Pickvest: Billionaire gets five years to repay investors
18 000-odd investors may have till December 2016 to see if the rescue plan works.
Investors in Pickvest’s eight syndication schemes may have to wait until December 2016 to find out if a rescue plan has been a success. That’s when apparent property billionaire Nic Georgiou and his associates have promised to repay the R4.6bn that was invested in the schemes.
In December last year, Pickvest’s investors approved a business rescue plan proposed by practitioner Hans Klopper. About 11 000 of Pickvest’s total 18 000-odd investors voted. More than 99% of those who voted were in favour of the rescue plan.
Unlike the plan proposed by Sharemax, Pickvest’s rescue does not require court approval.
In terms of the plan, all the properties that were supposed to be owned by investors will be transferred into a public company called Orthotouch. This company has three directors: Nic Georgiou, Panos Kleovoulou and Jannie Nel. It is envisaged that Klopper and corporate lawyer Connie Myburgh will also be appointed directors.
The vast majority of Orthotouch’s shares will be owned by the NAG Trust, registration number IT4469/09.
Orthotouch has undertaken to pay investors a monthly return starting at 6% per year and increasing by 25 basis points each year. At the end of five years, Orthotouch promises to repay investors their full R4.6bn.
The rescue plan is significantly less attractive than the original terms on which investors bought their shares. For example, investors in the biggest syndication, Highveld 21, which accounts for R1.3bn, were promised a return of 12.5% and a capital “guarantee”. Thus, investors may still be inclined to lay complaints against their financial advisers with the Fais Ombud.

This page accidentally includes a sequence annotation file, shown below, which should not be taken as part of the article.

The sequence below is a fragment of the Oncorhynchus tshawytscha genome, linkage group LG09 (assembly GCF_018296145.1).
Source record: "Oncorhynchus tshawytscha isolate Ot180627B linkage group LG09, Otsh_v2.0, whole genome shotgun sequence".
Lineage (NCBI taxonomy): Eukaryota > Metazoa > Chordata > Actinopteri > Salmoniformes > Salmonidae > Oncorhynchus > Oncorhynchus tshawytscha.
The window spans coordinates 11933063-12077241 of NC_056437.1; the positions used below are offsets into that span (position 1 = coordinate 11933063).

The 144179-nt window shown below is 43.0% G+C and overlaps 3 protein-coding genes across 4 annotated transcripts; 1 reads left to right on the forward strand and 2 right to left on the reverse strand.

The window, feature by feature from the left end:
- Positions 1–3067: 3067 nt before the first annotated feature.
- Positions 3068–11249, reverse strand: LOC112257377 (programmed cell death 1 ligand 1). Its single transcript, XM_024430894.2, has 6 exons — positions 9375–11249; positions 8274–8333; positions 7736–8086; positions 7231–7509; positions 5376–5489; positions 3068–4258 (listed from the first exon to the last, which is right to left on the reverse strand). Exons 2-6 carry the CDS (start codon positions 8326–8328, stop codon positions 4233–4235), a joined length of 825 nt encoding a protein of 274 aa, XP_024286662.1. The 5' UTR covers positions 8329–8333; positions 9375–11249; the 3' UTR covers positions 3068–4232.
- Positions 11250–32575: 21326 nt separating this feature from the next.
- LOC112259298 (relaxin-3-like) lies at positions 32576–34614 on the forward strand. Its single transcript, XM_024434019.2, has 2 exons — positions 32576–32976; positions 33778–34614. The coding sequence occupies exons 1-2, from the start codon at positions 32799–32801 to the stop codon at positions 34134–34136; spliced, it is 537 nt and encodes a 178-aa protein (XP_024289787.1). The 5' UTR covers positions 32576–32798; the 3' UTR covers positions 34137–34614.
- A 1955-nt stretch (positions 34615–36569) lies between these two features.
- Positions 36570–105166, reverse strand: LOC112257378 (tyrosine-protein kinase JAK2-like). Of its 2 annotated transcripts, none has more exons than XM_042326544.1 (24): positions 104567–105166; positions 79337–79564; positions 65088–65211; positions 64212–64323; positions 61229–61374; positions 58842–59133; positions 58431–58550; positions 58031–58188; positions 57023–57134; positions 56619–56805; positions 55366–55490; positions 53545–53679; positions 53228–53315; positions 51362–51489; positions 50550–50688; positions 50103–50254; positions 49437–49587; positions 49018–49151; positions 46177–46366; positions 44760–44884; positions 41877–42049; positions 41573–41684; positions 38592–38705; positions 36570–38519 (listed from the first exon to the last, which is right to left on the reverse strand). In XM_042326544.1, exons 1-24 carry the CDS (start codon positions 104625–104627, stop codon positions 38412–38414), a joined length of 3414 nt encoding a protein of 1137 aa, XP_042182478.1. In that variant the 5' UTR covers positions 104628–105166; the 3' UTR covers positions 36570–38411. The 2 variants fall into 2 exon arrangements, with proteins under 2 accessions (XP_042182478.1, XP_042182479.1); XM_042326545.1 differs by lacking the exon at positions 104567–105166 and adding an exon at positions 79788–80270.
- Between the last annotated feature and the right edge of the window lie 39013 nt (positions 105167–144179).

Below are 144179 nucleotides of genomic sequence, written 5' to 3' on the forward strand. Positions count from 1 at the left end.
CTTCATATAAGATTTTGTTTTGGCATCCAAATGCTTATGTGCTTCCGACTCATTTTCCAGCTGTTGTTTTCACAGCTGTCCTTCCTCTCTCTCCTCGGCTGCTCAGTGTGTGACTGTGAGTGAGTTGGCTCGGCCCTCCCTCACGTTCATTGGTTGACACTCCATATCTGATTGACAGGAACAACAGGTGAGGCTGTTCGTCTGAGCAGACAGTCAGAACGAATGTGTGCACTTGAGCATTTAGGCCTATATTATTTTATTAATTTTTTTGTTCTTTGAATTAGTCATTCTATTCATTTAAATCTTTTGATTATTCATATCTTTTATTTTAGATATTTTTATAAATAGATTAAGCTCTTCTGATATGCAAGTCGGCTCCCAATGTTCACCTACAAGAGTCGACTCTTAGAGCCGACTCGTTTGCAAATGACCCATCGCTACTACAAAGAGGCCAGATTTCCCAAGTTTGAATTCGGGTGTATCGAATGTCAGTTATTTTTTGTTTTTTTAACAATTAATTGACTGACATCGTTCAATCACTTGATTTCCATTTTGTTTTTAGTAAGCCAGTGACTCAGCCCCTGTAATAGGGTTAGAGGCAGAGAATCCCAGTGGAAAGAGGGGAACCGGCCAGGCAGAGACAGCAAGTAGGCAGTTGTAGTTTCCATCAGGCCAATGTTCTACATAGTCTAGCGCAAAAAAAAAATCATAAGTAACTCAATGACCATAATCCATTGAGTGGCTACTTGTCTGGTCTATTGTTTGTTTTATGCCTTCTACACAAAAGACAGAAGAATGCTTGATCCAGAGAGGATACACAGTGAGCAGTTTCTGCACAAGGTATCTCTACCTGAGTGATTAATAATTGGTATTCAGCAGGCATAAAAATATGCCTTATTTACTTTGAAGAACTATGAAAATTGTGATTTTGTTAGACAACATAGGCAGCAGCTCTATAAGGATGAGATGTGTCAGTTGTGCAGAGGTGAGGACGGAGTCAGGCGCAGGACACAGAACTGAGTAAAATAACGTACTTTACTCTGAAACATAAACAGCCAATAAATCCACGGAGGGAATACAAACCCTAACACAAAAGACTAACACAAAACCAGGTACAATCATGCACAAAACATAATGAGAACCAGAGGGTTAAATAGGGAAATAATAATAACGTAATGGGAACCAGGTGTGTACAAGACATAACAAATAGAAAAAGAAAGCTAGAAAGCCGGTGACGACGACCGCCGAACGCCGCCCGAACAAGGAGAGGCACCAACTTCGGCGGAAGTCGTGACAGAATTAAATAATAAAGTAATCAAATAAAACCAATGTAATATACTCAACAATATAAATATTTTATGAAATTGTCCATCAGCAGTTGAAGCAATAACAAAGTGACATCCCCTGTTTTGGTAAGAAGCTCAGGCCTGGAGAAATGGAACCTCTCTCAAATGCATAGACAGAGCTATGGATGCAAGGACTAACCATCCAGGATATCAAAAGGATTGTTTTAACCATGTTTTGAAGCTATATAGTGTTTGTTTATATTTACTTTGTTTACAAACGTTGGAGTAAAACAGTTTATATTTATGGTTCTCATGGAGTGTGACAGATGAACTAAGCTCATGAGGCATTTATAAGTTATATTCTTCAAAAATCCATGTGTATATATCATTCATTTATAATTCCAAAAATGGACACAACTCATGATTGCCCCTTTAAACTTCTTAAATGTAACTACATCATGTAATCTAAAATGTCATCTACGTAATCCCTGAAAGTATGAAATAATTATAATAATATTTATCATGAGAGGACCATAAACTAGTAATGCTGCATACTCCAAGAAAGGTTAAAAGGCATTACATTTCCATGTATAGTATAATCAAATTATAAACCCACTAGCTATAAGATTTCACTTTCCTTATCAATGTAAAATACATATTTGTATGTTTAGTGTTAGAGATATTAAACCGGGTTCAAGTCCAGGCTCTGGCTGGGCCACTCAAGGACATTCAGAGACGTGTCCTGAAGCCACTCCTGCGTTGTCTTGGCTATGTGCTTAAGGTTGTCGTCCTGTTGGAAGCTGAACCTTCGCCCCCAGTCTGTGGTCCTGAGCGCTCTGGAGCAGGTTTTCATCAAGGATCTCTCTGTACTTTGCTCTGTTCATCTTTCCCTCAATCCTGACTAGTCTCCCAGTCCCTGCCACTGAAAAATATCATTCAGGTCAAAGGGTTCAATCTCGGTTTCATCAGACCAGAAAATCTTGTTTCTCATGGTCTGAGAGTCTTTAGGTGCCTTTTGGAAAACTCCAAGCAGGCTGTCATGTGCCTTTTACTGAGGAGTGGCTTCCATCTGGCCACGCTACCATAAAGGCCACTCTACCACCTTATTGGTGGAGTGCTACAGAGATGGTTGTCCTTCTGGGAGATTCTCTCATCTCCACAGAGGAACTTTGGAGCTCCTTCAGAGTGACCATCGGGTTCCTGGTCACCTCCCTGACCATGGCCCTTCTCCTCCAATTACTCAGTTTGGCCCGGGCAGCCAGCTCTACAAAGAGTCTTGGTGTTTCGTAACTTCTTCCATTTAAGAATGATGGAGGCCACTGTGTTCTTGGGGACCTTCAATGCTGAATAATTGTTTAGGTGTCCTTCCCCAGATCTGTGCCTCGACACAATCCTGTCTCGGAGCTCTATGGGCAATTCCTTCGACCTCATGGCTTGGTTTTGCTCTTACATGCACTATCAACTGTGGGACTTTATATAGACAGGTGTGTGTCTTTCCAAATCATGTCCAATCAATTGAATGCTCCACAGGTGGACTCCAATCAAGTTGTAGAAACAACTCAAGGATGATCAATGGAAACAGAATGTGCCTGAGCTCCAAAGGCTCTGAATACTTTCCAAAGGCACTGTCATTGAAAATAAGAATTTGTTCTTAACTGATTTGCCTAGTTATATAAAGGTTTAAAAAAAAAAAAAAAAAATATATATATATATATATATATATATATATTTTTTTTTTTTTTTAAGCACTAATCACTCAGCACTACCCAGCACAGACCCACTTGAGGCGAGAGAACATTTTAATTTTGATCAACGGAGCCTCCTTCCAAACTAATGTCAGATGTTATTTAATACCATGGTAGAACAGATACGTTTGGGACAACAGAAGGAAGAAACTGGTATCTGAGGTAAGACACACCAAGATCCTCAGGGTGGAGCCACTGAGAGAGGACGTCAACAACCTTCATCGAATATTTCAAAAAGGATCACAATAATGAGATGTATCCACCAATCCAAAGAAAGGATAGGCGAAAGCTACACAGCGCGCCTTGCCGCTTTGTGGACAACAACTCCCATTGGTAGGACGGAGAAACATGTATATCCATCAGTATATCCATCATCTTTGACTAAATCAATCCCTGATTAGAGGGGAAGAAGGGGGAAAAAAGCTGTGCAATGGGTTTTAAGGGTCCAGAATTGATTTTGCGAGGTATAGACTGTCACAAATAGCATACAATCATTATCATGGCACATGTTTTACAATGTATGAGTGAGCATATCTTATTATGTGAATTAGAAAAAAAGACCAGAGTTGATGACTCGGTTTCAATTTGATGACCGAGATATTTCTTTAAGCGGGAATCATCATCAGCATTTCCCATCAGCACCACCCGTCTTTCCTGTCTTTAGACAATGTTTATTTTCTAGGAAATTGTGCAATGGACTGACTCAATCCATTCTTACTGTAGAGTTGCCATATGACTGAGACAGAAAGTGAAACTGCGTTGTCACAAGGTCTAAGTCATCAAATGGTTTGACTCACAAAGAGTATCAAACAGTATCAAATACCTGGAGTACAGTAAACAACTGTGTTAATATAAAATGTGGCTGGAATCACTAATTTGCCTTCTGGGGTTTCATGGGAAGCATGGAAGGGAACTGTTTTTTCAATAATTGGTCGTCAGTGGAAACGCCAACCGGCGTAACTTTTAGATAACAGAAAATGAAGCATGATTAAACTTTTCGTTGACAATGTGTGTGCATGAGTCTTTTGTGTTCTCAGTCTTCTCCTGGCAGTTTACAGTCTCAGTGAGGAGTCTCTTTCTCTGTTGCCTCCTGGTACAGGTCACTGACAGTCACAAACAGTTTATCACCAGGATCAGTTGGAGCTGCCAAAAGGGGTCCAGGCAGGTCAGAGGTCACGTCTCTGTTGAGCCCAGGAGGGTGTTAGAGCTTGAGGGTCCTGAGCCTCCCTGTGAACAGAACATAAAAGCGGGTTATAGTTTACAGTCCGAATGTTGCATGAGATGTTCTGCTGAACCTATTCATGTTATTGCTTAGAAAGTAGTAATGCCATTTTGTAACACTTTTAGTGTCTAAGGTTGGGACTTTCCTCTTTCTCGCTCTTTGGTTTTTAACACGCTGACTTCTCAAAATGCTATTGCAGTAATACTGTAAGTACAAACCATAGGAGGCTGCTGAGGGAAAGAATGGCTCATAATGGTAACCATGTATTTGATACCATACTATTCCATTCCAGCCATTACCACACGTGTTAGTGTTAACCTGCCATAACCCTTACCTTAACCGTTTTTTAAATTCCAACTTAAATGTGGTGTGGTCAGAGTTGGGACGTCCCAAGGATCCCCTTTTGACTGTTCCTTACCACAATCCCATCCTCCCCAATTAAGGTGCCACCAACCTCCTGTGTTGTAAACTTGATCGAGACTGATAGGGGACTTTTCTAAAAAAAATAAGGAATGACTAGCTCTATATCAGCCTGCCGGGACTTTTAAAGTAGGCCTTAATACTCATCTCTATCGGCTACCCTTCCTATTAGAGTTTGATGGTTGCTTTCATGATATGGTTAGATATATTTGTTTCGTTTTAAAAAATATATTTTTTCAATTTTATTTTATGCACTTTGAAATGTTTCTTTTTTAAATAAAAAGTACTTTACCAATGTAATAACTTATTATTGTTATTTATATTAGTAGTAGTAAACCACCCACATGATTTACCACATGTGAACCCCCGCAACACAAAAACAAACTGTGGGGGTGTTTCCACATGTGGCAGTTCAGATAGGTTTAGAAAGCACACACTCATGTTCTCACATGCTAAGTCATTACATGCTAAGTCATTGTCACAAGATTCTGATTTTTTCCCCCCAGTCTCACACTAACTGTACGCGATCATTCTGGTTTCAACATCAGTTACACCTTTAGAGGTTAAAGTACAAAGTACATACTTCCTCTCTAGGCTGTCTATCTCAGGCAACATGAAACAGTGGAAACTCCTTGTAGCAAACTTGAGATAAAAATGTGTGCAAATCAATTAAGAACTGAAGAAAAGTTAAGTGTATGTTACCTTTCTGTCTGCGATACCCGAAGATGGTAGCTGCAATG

Klopper says that Orthotouch has pledged its shares to the eight syndication companies, which will remain the property of investors. “If there is any breach of the agreement, the syndication companies can exercise their pledge and take control of Orthotouch,” Klopper explains.
But Klopper is also the first to admit that the rescue plan has a significant risk attached to it.
Orthotouch will only be able to pay investors their monthly income if it succeeds in its efforts to borrow money. In a letter to an investor, Klopper explains that Orthotouch was unable to make contact with financial institutions during the holiday period, and this caused a delay in the payment of interest.
Klopper says that Orthotouch needs to borrow money in order to pay investors and to improve its buildings, some of which are in dire need of an upgrade.
As a public company, Orthotouch’s financial statements ought to be open to public scrutiny. However, since it is a newly-formed company, it may take as long as 18 months before investors will be able to see audited financial statements.
Such financial statements, when they are produced, should provide insight into Orthotouch’s ability to meet its promises to investors. If the company appears healthy, investors in the eight Pickvest syndication companies may have a better chance of selling their shares and redeeming their investment early. At present there are virtually no buyers for these shares at any price.
In the past, Pickvest used to assist its investors to sell shares in the second-hand market. There is no reason why this market should not resume. Elderly Pickvest investors may be willing to sell their shares for a substantial discount and let younger speculators – with more time and stronger stomachs – wait until December 2016 to see if Orthotouch can deliver on its promises.
Klopper says that a trading platform “May very well be something that could be considered”.